South Carolina Governor Nikki Haley has joined a growing chorus of executives who are asking federal authorities to not resettle Syrian refugees in their states.
Haley, like many others, is citing concerns over refugees'potential ties to terrorist organizations.
"There remain gaps in available intelligence for those fleeing Syria. This lack of historical and verifiable intelligence with many Syrian refuges makes it difficult, if not impossible, to thoroughly vet individuals seeking to enter the United States as a refugee. Therefore, until I can be assured that all potential refugees from Syria have no ties to terrorist organizations, I am requesting that the State Department not resettle any Syrian refugees in South Carolina in South Carolina," Haley said in a press conference.
Earlier on Monday, Haley expressed that she still supported the idea of refugees finding haven in South Carolina. But after review, she seems to have changed her tune a bit.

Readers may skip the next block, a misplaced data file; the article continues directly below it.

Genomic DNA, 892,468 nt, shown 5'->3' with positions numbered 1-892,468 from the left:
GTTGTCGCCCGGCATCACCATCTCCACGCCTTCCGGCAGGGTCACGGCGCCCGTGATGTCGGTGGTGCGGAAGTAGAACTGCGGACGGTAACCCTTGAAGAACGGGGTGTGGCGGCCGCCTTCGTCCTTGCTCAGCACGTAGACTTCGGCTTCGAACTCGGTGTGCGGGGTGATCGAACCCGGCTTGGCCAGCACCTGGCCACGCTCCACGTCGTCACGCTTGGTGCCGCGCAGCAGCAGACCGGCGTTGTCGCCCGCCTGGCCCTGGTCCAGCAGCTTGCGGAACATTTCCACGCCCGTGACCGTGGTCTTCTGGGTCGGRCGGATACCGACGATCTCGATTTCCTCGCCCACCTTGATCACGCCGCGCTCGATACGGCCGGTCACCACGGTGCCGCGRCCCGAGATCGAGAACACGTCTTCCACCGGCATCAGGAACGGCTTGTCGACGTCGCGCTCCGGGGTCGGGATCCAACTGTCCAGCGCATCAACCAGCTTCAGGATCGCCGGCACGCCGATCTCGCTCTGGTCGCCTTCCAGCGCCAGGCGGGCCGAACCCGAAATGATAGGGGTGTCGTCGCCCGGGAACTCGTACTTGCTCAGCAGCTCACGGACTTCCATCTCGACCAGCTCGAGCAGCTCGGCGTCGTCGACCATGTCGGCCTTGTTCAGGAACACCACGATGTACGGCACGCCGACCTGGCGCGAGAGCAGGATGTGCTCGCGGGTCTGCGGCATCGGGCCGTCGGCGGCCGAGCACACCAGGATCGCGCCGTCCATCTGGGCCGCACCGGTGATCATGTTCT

She faced criticism for her initial support.
— WBTV News (@WBTV_News) November 16, 2015
Here is what Haley wrote to the State Department:
As governor, it is my first and primary duty to ensure the safety of the the citizens of South Carolina. We are a state that has proudly welcomed refugees from around the world as part of the United States' Refugee Resettlement Program. Refugees are forced to flee their home countries for the most awful reasons, such as religious persecution, and under the most hectic circumstances, such as in the midst of civil war. While I agree that the United States should try to assist individuals in such dire situations, it is precisely because of the situation in Syria that makes their admission into the United States a potential threat.For that reason, I ask that you honor my request and not resettle any Syrian refugees in South Carolina.
More than half of the country's governors (28) now oppose letting Syrian refugees into their states. All but one of these Governors are Republican.
The U.S State Department says it will admit around 85,000 refugees in the 2016 fiscal year – at least 10,000 from Syria.